#1
Hey
I'm just about to start building my own guitar based on a les paul ... in fact ... the body is a les paul 'signature series'.

its probably a stupid question but I was just wondering what the difference is between active and passive pickups (i.e. how each will affect my sound). I've also heard that active pickups require a 9V battery ... would this mean i'd need to modify the guitar's body to fit the battery in or what?

Any help would be greatly appreciated
Thanks
#2
Yes, You should make a hole in your body to fit the battery... =]

I recommend Passive pickups... I find them better... but I think if you will listen to every guitarists that writes here you will be more insicure than before... =D

Sorry for my english..
Last edited by Roscio at Aug 22, 2009,
#3
Well, the 9V batteries in actives don't really get drained all that fast, they last very long. Still, I'd rather use the effortless passive pickups, just pick it up and play.
With active, you gotta make sure you unplug your guitar when you stop playing, the batteries will drain even tho you're not using the guitar if it's plugged in.

Sound, I can't say much, not enough experience with actives to compare.
Guitars:
Ibanez S5470 w/ DiMarzio Crunch Lab & Liquifire
Ibanez RG1527
Ibanez SA160
Ibanez E-Acoustic
Selfmade Telecaster w/ DiMarzio Twang King & Chopper T



"Maybe one day we'll wake up and this will all just be a dream"
#4
He's right, It's more about preference and style.
Really, they are both great.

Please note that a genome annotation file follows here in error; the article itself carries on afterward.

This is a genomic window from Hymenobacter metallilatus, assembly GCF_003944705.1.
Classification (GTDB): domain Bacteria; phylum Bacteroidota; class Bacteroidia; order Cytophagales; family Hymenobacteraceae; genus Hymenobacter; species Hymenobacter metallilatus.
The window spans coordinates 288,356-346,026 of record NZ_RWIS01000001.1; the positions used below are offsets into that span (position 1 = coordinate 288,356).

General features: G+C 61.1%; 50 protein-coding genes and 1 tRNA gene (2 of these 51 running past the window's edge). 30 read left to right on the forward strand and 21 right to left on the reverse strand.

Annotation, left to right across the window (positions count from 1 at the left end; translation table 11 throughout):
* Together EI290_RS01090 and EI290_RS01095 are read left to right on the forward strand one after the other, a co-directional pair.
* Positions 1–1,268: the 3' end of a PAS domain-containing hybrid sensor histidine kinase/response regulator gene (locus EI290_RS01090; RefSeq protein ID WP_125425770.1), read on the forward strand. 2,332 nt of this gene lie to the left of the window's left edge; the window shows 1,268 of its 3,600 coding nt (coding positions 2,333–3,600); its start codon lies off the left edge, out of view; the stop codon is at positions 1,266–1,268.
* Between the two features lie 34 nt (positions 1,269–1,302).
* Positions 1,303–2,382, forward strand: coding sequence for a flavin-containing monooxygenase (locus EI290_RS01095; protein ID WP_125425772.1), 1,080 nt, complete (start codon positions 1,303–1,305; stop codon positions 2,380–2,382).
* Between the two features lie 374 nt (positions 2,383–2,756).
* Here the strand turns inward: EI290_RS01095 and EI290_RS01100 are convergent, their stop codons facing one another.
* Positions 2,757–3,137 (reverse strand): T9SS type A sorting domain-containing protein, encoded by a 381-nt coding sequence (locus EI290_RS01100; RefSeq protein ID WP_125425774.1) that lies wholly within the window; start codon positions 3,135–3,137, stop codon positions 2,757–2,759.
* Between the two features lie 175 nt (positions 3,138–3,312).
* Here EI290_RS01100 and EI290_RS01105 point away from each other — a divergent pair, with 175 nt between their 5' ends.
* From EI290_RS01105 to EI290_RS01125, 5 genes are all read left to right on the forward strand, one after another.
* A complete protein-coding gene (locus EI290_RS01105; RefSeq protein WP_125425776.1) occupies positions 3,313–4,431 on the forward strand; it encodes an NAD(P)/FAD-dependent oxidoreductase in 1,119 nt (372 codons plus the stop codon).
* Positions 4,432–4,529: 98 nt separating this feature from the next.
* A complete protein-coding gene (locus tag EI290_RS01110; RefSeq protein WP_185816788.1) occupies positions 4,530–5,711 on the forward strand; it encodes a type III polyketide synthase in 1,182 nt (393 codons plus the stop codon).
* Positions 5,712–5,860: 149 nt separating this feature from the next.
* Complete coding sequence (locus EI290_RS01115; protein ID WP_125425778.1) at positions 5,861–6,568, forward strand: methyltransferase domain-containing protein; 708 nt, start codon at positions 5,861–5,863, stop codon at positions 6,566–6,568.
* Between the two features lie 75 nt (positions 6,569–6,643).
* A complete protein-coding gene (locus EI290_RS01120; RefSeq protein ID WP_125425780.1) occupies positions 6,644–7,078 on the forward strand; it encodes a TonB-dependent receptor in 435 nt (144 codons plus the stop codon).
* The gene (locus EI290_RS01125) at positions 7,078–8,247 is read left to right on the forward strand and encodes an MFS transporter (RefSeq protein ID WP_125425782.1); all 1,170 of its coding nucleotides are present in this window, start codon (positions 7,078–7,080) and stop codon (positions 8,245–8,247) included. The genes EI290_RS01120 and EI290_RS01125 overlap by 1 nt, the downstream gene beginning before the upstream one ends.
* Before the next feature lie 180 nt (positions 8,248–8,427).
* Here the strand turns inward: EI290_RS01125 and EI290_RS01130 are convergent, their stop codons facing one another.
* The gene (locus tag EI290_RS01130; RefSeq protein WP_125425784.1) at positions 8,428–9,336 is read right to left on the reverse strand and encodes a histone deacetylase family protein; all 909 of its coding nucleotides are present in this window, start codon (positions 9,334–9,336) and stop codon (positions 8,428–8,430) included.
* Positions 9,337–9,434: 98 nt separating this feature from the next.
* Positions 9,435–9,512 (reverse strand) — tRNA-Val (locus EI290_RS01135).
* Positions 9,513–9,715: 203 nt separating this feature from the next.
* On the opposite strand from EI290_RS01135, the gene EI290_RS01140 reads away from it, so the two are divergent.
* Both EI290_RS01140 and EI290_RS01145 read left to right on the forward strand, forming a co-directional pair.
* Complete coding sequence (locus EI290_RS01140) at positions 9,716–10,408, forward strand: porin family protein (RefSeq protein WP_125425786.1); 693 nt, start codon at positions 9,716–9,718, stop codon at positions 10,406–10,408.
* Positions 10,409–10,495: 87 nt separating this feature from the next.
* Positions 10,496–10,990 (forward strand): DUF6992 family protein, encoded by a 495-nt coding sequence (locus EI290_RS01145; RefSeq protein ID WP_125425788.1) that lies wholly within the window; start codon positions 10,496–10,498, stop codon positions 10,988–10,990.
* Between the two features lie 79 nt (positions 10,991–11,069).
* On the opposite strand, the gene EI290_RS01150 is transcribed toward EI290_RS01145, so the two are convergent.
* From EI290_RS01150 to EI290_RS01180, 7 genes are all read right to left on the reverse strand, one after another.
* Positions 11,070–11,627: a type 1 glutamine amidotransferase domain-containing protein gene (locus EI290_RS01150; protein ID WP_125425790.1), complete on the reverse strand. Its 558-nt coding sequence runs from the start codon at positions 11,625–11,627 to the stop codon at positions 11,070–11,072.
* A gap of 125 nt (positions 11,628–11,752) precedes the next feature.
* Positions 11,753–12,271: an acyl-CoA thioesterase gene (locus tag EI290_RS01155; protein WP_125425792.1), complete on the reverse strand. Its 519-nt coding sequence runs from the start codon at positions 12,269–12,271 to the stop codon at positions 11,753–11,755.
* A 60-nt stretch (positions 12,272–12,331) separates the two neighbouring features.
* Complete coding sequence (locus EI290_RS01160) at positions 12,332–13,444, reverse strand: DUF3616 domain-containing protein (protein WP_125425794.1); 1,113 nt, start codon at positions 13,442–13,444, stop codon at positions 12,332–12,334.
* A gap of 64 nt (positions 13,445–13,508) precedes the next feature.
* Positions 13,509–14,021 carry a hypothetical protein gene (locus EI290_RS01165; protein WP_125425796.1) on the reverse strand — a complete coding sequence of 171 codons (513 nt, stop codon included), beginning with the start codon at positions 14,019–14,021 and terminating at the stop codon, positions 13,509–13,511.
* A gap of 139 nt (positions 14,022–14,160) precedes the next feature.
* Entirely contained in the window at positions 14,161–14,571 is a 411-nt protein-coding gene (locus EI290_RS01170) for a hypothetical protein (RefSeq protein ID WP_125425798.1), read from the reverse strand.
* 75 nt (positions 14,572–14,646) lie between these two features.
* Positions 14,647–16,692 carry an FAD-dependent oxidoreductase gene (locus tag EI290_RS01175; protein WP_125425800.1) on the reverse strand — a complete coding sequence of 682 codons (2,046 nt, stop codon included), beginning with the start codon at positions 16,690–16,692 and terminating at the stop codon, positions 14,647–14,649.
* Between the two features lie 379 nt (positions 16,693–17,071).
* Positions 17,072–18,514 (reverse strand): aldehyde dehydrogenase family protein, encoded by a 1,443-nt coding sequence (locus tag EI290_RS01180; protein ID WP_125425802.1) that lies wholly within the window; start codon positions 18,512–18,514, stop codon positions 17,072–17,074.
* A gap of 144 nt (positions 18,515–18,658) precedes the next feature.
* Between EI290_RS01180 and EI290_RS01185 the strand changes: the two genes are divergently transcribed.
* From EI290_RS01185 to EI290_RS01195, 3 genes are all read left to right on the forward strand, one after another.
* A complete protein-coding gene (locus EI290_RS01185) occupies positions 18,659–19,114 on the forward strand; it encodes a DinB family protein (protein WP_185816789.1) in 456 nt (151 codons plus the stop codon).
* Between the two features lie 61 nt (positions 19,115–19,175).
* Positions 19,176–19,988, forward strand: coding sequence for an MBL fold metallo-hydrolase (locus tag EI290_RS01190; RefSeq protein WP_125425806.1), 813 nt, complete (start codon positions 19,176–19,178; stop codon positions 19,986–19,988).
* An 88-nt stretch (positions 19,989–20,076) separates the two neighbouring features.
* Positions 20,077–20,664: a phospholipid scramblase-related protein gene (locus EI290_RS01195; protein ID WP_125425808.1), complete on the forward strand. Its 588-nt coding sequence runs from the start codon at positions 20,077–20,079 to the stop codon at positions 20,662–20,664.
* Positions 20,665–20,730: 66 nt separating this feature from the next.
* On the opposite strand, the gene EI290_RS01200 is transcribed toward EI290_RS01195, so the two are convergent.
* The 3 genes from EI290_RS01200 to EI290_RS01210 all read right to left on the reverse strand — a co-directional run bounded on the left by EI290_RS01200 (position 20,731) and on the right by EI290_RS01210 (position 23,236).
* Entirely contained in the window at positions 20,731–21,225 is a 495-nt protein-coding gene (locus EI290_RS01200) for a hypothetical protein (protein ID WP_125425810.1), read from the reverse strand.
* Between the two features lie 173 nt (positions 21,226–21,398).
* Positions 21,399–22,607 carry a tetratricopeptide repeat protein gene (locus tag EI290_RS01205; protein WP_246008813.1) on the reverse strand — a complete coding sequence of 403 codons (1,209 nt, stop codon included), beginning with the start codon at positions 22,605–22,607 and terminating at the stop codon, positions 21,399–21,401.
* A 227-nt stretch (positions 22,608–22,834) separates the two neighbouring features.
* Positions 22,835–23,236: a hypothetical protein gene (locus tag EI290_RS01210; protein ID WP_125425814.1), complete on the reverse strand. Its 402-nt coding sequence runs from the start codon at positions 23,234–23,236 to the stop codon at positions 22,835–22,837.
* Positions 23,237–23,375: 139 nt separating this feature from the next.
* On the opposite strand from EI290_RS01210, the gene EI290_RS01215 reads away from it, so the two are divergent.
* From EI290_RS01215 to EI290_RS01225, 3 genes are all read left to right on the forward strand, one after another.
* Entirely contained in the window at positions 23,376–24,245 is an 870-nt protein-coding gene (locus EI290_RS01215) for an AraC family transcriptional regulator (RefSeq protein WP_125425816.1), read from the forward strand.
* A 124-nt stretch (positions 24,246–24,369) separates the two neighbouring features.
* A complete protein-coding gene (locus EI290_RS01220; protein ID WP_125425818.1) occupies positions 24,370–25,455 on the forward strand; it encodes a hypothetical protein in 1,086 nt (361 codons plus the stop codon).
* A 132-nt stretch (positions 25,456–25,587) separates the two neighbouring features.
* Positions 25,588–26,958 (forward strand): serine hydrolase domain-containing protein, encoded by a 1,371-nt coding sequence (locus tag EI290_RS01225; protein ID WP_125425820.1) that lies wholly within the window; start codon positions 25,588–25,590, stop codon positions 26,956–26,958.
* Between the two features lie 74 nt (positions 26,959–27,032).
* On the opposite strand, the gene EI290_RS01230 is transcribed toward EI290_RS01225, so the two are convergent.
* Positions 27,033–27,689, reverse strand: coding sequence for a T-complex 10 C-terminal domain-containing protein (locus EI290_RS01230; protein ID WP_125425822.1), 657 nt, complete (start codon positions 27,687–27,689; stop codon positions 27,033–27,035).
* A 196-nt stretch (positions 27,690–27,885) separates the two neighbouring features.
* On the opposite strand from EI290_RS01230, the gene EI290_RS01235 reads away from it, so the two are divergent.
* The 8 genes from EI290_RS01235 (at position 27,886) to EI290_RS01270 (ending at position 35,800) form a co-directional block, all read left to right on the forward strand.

I have tonnes of artists that have both actives and passives.
Personally I'm a big EMG fan.
But there are a lot of passives I love out there.
The dimebucker, the Seymour Duncans have a lot of great pick ups. Like the Invaders.
And Yes, the battery is required, I change mine every 2-3 months.
#6
Great thanks
so what kind of passive pickups should i get if i want a slash sounding tone?
the guitar will mainly be used for hard rock / classic rock / punk.

I've heard Seymour Duncans are pretty good
but beyond that i really have no idea
(as you may be able to tell i'm not really an expert on pickups xD)
#7
Quote by JackO'Lantern
Great thanks
so what kind of passive pickups should i get if i want a slash sounding tone?
the guitar will mainly be used for hard rock / classic rock / punk.

I've heard Seymour Duncans are pretty good
but beyond that i really have no idea
(as you may be able to tell i'm not really an expert on pickups xD)


Gibson humbuckers, seeing as thats what he uses.
RIP Tom Searle.
#8
There are hundreds of passive pickups around and a lot more depends on your amp, of course. EMGs are brilliant but there is a view that they sound more like EMGs than like the guitar because they are a low output pickup and pre-amplifier. But EMGs and other actives beat any passive for pure volume and do so without a lot of background noise.
Best thing is to go along to a good guitar shop and compare two similar guitars that are active and passive through the same amp so you can hear the difference.
There should be room in the LP cavity for a 9v battery but cutting a hole for a quick-release unit is the best way. My Cort has that and I can swap a battery in 5 seconds.
I pick up my guitar and play
Just like Yesterday

T C Ellis Series 2 LP w/Skatterbrane Quiescence pups
Cort EVL-K6
Yamaha RGX211 modded
H&S Electric 12-string
Shaftsbury Ricki 4001
'84 Fender Yale
Roland Cube 15x

#9
Quote by JackO'Lantern
Great thanks
so what kind of passive pickups should i get if i want a slash sounding tone?
the guitar will mainly be used for hard rock / classic rock / punk.

I've heard Seymour Duncans are pretty good
but beyond that i really have no idea
(as you may be able to tell i'm not really an expert on pickups xD)

Slash uses Seymour Duncan Alnico Pro II, not Gibson pickups like MH400 said. His amp plays a bigger part in his tone though.

There should be room in the cavity of a LP for a 9v battery if you get active pickups.